Newbie: str.as_bytes -> mem::transmute documentation vs reality

str.as_bytes uses mem::transmute. The mem::transmute documentation says that this copies the bytes.

But I find it hard to believe that as_bytes, which is used everywhere, include str.len, would be so involved. Further, a simple test shows that if you mutate the returned bytes, the original string is mutated.

So, either I'm misunderstanding mem::transmute's documentation, or I'm missing something very obvious.

A &str is represented in the following manner:

struct Str {
    data: *const u8,
    len: usize,

A &[u8] is represented in the following manner:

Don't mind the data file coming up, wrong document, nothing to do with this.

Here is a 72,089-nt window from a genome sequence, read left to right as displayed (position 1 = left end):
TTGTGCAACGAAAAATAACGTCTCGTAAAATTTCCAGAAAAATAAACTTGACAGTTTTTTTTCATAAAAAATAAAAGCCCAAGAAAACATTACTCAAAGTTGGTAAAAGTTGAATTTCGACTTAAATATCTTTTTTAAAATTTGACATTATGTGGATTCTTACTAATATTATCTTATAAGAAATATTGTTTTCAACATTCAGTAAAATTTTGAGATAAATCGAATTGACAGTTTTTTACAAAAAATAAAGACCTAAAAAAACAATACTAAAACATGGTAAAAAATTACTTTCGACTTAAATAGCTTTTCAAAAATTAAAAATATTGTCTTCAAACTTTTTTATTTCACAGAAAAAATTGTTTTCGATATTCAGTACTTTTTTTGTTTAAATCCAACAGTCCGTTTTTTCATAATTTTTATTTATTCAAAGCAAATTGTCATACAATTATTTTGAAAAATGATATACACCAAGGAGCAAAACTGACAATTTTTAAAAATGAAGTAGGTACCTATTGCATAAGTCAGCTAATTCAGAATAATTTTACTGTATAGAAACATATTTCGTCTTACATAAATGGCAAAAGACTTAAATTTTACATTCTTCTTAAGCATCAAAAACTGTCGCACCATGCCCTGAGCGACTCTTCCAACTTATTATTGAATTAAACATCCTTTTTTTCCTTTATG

struct ByteSlice {
    data: *const u8,
    len: usize,

When as_bytes uses transmute, the bytes that are copied are the 16 bytes that make up that pointer and length. The data behind the pointer is not copied.


That makes some sense re mem::transmute.

But I'm still confused, if str has a len, why not use that directly? Maybe I'm looking at the wrong thing?

The language doesn't have any built-in syntax for accessing the length field of a &str. It's a special type provided by the compiler.


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